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Could the Break-up of ISON Cause a Destructive Comet (Meteor) Shower on Earth?

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posted on Dec, 2 2013 @ 11:28 AM
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Following its Thanksgiving Day brush with solar fire, sundiving Comet ISON is now just a cloud of dust. Among experts, a consensus is building that the comet broke apart shortly before perihelion (closest approach to the sun).




After perihelion, the comet emerges as a diffuse remnant of its former self. No one knows for sure what is inside that fan-shaped cloud. Possibilities include a small remnant nucleus or a "rubble pile" of furiously vaporizing fragments.


Source

Now that ISON has broken up and astronomers don't know for sure what is inside the cloud, could ISONs many broken pieces be pulled toward Earth's gravity like the Shoemaker-Levy comet was pulled toward Jupiter? If that's a possibility, isn't that something we should be concerned about?

edit on 2-12-2013 by 1questioner because: no edit




posted on Dec, 2 2013 @ 11:33 AM
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No.



posted on Dec, 2 2013 @ 11:37 AM
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reply to post by 1questioner
 


No, ISON is/was tiny in the grand scheme of things and as far as im aware the debris would never make it past our atmosphere.

edit on 2-12-2013 by andy06shake because: (no reason given)



posted on Dec, 2 2013 @ 11:39 AM
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reply to post by 1questioner
 


I am not an astrology buff just a reader of astrology news but from what I have read the trajectory of the remaining mass should still follow the original path and not change. Ison has not behaved as a normal comet in many instances ( not in any doom porn way please folks) growing brighter when it was in a position that it shouldn't have at the time etc. We have added to the data we have collected over the centuries with this one that's for sure.
I am actually very disappointed that it dove because I remember Hale Bopp and I was looking forward to the show. So far Hale Bopp is the all time winner in my lifetime as I live in the northern hemisphere. I think lovejoy was the king down under.
edit on 2-12-2013 by AutumnWitch657 because: (no reason given)



posted on Dec, 2 2013 @ 11:43 AM
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AutumnWitch657
reply to post by 1questioner
 


I am not an astrology buff just a reader of astrology news but from what I have read the trajectory of the remaining mass should still follow the original path and not change. Ison has not behaved as a normal comet in many instances ( not in any doom porn way please folks) growing brighter when it was in a position that it shouldn't have at the time etc. We have added to the data we have collected over the centuries with this one that's for sure.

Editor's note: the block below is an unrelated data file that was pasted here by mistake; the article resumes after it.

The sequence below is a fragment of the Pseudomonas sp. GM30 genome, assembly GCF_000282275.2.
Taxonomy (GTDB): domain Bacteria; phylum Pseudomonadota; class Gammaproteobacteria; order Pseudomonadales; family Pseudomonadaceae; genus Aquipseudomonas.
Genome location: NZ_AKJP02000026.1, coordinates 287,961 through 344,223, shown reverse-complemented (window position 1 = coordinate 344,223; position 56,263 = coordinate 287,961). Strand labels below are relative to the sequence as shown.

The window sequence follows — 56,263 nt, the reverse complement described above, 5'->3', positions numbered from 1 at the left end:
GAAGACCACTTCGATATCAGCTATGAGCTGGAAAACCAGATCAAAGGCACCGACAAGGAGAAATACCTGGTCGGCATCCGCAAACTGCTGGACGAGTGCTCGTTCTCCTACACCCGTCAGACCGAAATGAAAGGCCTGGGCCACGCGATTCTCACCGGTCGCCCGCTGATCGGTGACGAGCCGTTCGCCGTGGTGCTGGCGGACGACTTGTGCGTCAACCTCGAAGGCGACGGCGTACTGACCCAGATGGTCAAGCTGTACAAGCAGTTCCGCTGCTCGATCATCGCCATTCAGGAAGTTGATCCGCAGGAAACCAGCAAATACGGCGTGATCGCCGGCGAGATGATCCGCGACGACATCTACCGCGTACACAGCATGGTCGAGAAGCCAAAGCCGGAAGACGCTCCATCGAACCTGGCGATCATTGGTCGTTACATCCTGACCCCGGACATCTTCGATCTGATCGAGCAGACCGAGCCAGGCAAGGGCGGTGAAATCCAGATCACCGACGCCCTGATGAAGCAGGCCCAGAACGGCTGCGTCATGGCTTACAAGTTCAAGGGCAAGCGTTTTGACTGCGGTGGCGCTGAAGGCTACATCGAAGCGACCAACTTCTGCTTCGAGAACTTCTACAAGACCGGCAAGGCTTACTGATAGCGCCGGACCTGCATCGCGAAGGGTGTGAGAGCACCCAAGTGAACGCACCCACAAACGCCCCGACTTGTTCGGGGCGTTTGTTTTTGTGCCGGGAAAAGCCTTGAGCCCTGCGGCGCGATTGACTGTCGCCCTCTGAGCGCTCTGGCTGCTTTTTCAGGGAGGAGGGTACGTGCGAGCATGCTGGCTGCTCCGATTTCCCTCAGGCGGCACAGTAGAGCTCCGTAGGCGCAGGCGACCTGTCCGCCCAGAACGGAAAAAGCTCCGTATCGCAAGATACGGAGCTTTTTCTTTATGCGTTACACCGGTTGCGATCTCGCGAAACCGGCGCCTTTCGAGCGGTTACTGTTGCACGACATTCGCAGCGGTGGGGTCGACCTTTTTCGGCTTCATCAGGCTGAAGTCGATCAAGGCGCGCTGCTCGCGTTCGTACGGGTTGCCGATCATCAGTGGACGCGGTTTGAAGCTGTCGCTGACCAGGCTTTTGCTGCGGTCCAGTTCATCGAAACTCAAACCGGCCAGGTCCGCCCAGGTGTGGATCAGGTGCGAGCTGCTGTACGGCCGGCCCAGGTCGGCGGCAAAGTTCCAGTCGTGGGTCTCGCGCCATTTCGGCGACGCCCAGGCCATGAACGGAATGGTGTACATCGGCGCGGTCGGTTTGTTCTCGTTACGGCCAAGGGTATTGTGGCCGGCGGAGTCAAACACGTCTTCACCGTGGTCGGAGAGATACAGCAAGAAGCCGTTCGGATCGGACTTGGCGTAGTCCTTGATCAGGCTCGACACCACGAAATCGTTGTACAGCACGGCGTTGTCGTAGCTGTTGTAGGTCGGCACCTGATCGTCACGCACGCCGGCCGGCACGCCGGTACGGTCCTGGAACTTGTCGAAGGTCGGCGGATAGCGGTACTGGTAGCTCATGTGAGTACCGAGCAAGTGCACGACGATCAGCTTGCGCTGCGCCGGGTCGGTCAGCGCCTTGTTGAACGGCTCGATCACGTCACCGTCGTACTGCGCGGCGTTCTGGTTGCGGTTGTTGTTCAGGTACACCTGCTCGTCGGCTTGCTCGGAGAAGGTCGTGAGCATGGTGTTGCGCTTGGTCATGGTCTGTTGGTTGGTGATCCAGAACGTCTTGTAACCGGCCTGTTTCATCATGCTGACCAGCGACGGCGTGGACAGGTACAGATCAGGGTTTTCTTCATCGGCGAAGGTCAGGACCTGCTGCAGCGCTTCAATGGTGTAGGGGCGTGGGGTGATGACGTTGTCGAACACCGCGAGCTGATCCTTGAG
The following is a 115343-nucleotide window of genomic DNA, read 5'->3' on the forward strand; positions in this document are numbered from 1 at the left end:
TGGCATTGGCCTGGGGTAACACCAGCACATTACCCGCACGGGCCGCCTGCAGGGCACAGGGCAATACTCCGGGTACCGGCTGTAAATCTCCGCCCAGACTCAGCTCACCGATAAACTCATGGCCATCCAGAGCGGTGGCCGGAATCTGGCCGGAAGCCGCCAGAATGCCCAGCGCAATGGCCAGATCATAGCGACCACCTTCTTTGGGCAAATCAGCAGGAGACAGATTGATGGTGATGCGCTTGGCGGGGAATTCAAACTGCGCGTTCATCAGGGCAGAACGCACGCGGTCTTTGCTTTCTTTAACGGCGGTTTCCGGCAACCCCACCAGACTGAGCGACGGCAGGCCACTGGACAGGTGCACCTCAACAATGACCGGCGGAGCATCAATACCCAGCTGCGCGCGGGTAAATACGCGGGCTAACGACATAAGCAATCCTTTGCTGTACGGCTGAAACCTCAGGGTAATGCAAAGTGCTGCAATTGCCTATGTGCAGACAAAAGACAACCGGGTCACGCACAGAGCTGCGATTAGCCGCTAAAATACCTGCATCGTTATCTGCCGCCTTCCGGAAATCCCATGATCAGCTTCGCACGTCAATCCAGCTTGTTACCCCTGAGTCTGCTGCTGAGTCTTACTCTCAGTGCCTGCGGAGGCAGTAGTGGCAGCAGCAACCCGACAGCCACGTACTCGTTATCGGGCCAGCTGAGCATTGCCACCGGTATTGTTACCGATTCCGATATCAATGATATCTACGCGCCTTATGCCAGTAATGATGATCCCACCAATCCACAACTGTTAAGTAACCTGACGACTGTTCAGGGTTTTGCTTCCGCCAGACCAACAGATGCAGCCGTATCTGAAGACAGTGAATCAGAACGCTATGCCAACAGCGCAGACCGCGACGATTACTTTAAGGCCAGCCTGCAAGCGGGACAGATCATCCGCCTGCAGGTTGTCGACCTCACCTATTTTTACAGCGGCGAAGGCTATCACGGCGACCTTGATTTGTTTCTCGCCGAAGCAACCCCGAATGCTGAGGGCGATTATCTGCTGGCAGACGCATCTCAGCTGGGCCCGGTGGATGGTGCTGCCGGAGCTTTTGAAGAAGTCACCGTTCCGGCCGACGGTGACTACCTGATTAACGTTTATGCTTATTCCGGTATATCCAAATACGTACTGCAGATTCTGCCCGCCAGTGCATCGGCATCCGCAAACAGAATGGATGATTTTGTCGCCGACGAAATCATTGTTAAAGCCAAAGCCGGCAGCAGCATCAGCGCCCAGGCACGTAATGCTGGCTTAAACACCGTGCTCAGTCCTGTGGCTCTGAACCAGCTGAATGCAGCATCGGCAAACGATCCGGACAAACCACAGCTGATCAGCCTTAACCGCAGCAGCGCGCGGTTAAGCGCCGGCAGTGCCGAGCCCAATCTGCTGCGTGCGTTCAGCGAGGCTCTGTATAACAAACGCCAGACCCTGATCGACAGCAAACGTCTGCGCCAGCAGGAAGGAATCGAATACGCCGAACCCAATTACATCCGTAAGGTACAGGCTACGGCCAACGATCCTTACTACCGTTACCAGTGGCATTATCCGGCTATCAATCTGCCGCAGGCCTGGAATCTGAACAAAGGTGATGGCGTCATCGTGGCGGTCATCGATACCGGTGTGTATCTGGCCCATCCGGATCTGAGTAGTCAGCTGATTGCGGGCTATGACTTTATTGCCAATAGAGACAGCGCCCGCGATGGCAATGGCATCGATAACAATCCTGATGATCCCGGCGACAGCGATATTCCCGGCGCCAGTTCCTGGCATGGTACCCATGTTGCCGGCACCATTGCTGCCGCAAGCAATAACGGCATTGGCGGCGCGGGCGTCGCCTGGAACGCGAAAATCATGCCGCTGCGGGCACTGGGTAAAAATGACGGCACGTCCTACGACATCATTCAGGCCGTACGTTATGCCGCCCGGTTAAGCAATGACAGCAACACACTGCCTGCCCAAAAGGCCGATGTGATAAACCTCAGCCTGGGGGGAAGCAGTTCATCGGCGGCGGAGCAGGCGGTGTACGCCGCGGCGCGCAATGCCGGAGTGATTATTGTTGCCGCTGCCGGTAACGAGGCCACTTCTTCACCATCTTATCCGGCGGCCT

I am actually very disappointed that it dove because I remember Hale Bopp and I was looking forward to the show. So far Hale Bopp is the all time winner in my lifetime as I live in the northern hemisphere. I think lovejoy was the king down under.
edit on 2-12-2013 by AutumnWitch657 because: (no reason given)


Surely you mean astronomy and not astrology.... ???



posted on Dec, 2 2013 @ 12:16 PM
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We could get some increased shooting stars but I doubt if there would be any fireballs from it. That should be in the end of December to the beginning of January. If there is another meteor shower at the time, it is likely nobody would even notice.

That is what I hope anyway. I like lots of shooting stars.



posted on Dec, 2 2013 @ 12:21 PM
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reply to post by snoopy11
 


Surely you are correct. Trying to unclog a nasty sink while reading and answering (on a tablet no less ) has my brain split in too many directions. Better watch out for a brain shower from the remaining bits.

BTW my sign is ....DO NOT DISTURB. LOL
edit on 2-12-2013 by AutumnWitch657 because: (no reason given)



posted on Dec, 2 2013 @ 01:06 PM
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Absolutely COULD happen but absolutely WILL NOT happen.



posted on Dec, 2 2013 @ 02:22 PM
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reply to post by 1questioner
 


You guys are so funny.
Is it a bird , is it a plane , no its a dirty snow ball that didn't melt near the Sun. Why? , the Sun wasn't hot enough.










posted on Dec, 2 2013 @ 03:41 PM
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Pinkorchid
reply to post by 1questioner
 


You guys are so funny.
Is it a bird , is it a plane , no its a dirty snow ball that didn't melt near the Sun. Why? , the Sun wasn't hot enough.


Not all comets are exactly the same. Some comets are dirty snowballs, and some are snowy dirtballs -- and there is a difference.

A snowy dirtball comet (mostly dust with some ice) is more likely to keep more of its nucleus after a close encounter with the sun than a dirty snowball comet (mostly ice with some dust) would. The Sun is more likely to vaporize a comet that is mostly ice than it would a comet that is more dust than ice.


edit on 12/2/2013 by Soylent Green Is People because: (no reason given)



posted on Dec, 2 2013 @ 04:22 PM